If you support voter suppression, please understand what exactly you are encouraging: incompetence, dishonesty, cruelty, and the destruction of your own freedom — along with, quite possibly, your own life.
That’s what history shows has happened. That’s what logic shows must happen.
But if you’re not convinced, try it out! Move to Cuba, North Korea, Russia, and see how you like it. Perhaps you’ll thrive once your freedom is throttled. Come back in a few years and tell us all how it went!
Oh, there is one teeny little sticking point. They may not let you come back to America. Dictators don’t want people to leave their country and report on how bad life actually is there.
Across the utter and unspeakable vastness of space
Across the everywhere of place.
Take a glance.
I know we buzz as busily as a bee
With little time to contemplate eternity.
But take a glimpse every now and then,
You might be shocked at what you see.
Look beyond the daily grind
And you will find
Millions of kinds of minds
Of creatures large and small
And that’s not all!
They are dancing each and every one!
In that great and magic dance of life!
On and on the music goes.
On and on the rhythm flows.
On and on the mystery grows.
Just because our own brief turn will end at last.
That doesn’t end that endless dance divine!
No matter how you moan; no matter how you whine,
The earth will sing and spin even when your life has passed
Just take a little peek and you at last will see
You change, you morph, you flash.
But, regardless of your stash of cash
You won’t outlast infinity;
You won’t outwit eternity.
Don’t plot & scheme to check & slay and fight & clash.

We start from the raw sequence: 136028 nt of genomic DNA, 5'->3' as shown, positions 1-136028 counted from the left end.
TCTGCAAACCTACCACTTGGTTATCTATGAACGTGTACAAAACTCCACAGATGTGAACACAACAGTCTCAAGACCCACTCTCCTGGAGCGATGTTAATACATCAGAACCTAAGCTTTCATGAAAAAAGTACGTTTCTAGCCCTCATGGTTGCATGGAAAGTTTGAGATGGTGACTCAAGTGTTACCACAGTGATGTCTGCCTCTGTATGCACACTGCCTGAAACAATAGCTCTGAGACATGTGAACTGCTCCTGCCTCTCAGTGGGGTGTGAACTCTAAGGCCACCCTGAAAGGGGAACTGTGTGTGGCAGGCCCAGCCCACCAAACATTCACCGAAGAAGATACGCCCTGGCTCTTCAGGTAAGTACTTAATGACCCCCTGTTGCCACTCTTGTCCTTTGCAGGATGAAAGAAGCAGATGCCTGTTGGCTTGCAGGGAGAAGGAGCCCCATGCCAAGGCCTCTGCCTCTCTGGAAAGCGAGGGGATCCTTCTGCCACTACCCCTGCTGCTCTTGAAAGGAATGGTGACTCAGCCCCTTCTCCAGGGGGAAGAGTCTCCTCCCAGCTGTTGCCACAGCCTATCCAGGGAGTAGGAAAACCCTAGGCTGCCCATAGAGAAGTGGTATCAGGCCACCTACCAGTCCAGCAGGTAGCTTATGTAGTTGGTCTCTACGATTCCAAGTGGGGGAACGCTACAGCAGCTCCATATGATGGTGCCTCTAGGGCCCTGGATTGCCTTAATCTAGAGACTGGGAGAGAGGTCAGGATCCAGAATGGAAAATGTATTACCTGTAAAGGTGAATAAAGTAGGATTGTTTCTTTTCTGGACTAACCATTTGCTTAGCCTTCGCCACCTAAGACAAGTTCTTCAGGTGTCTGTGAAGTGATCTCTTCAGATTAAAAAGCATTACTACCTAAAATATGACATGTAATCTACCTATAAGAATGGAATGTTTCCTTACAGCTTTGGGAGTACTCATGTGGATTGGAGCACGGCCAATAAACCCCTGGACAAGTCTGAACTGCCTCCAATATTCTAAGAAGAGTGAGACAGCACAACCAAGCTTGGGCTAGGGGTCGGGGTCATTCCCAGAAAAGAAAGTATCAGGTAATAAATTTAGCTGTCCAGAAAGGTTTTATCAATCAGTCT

No, help our cousins on this great green spaceship earth.
Help make this dance more graceful, fine, & filled with mirth.
You can dance your dance without destroying;
You can do your thing without annoying.
You have a million ways to thrill
Why pick out one instead to kill?
The sun is sinking red and low
The wind begins to blow and flow
Into the pines who dance with love
Inviting air and water, dirt and sun,
To join her in her laughing life-long dance
“You too can join in all the fun!
Become a part of me and you’ll have won!”
Take the time to take a glance.
The ordinary world we live in is
Extraordinary in every single way!
Every molecule of it sings.
Every moment has its million miracles!
Take the hands on either side.
Across the world, the world is wide.
We’re divided just as far as we’ve decided we can be.
This division shows a silly decision;
Not an ever-fixed reality.
When we see the truth,
We will have won.
Is that we’re one.
Essays on America try to make sense of current politics in America though many of the issues extend beyond American borders.
Here’s a link, e.g., to an essay about how it can be hard to change your mind.
The Myths of the Veritas is a fictional series that explores leadership, ethics, and empathy in another time and place. Our tale begins as the leader/shaman of the Veritas tribe seeks an eventual successor so she devises a series of increasingly difficult trials that mainly test empathy.
When Cat Eyes had finished reading aloud the story of The Wobby Man, she put aside what the ancients called a “book” and looked expectantly at Tu-Swift. He seemed lost in thought — tortured thoughts filled with thorns — by his visage. Cat Eyes stood and grabbed a nearby water pouch. Reading made her thirsty. She sat back down across from him. She smiled. She was happy to see him again; happy to be reunited with her parents; happy at all the things that the tribe had learned from their discovery; happy that it had taken both of them working together, with their mutual friend Suze, in order to discover how to read. The joy of Cat Eyes felt a sharp edge though because Tu-Swift seemed anything but happy.